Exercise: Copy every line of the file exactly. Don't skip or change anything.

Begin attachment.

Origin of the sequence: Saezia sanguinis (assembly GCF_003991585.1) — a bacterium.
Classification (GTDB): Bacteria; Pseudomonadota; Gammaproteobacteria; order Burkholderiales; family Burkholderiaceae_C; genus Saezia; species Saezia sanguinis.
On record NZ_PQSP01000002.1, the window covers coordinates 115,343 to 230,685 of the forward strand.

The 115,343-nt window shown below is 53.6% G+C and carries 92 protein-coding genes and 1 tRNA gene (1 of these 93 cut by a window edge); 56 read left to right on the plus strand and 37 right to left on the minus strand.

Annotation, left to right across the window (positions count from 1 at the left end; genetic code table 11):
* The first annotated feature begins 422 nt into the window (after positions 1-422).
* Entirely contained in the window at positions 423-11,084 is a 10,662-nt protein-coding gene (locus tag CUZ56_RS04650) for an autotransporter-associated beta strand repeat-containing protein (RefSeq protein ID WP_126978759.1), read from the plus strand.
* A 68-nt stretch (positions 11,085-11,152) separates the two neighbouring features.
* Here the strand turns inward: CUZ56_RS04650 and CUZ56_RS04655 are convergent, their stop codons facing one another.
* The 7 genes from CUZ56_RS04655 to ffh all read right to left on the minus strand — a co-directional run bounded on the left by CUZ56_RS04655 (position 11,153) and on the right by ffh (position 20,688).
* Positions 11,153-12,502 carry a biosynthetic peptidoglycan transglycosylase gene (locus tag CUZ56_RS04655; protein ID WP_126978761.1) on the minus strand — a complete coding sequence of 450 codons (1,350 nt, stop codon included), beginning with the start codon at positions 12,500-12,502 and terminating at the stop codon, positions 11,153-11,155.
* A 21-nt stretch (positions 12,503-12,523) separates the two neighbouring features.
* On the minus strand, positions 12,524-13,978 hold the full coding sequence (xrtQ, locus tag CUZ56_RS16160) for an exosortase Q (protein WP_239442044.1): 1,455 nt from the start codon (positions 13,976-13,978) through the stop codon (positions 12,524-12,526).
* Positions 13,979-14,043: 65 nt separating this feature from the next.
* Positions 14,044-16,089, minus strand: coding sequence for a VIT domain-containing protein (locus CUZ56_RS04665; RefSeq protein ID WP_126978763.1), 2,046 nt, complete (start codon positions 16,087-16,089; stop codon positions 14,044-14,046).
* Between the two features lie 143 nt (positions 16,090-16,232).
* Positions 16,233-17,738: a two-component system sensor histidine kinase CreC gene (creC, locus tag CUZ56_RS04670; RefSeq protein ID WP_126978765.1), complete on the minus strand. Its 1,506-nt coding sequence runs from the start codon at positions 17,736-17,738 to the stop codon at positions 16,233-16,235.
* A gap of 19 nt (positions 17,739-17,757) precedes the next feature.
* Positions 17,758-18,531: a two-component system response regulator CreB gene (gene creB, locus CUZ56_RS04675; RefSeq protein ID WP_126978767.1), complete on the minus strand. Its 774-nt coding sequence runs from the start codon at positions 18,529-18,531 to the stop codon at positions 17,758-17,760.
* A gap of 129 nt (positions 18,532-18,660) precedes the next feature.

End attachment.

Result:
Origin of the sequence: Saezia sanguinis (assembly GCF_003991585.1) — a bacterium.
Classification (GTDB): Bacteria; Pseudomonadota; Gammaproteobacteria; order Burkholderiales; family Burkholderiaceae_C; genus Saezia; species Saezia sanguinis.
On record NZ_PQSP01000002.1, the window covers coordinates 115,343 to 230,685 of the forward strand.

The 115,343-nt window shown below is 53.6% G+C and carries 92 protein-coding genes and 1 tRNA gene (1 of these 93 cut by a window edge); 56 read left to right on the plus strand and 37 right to left on the minus strand.

Annotation, left to right across the window (positions count from 1 at the left end; genetic code table 11):
* The first annotated feature begins 422 nt into the window (after positions 1-422).
* Entirely contained in the window at positions 423-11,084 is a 10,662-nt protein-coding gene (locus tag CUZ56_RS04650) for an autotransporter-associated beta strand repeat-containing protein (RefSeq protein ID WP_126978759.1), read from the plus strand.
* A 68-nt stretch (positions 11,085-11,152) separates the two neighbouring features.
* Here the strand turns inward: CUZ56_RS04650 and CUZ56_RS04655 are convergent, their stop codons facing one another.
* The 7 genes from CUZ56_RS04655 to ffh all read right to left on the minus strand — a co-directional run bounded on the left by CUZ56_RS04655 (position 11,153) and on the right by ffh (position 20,688).
* Positions 11,153-12,502 carry a biosynthetic peptidoglycan transglycosylase gene (locus tag CUZ56_RS04655; protein ID WP_126978761.1) on the minus strand — a complete coding sequence of 450 codons (1,350 nt, stop codon included), beginning with the start codon at positions 12,500-12,502 and terminating at the stop codon, positions 11,153-11,155.
* A 21-nt stretch (positions 12,503-12,523) separates the two neighbouring features.
* On the minus strand, positions 12,524-13,978 hold the full coding sequence (xrtQ, locus tag CUZ56_RS16160) for an exosortase Q (protein WP_239442044.1): 1,455 nt from the start codon (positions 13,976-13,978) through the stop codon (positions 12,524-12,526).
* Positions 13,979-14,043: 65 nt separating this feature from the next.
* Positions 14,044-16,089, minus strand: coding sequence for a VIT domain-containing protein (locus CUZ56_RS04665; RefSeq protein ID WP_126978763.1), 2,046 nt, complete (start codon positions 16,087-16,089; stop codon positions 14,044-14,046).
* Between the two features lie 143 nt (positions 16,090-16,232).
* Positions 16,233-17,738: a two-component system sensor histidine kinase CreC gene (creC, locus tag CUZ56_RS04670; RefSeq protein ID WP_126978765.1), complete on the minus strand. Its 1,506-nt coding sequence runs from the start codon at positions 17,736-17,738 to the stop codon at positions 16,233-16,235.
* A gap of 19 nt (positions 17,739-17,757) precedes the next feature.
* Positions 17,758-18,531: a two-component system response regulator CreB gene (gene creB, locus CUZ56_RS04675; RefSeq protein ID WP_126978767.1), complete on the minus strand. Its 774-nt coding sequence runs from the start codon at positions 18,529-18,531 to the stop codon at positions 17,758-17,760.
* A gap of 129 nt (positions 18,532-18,660) precedes the next feature.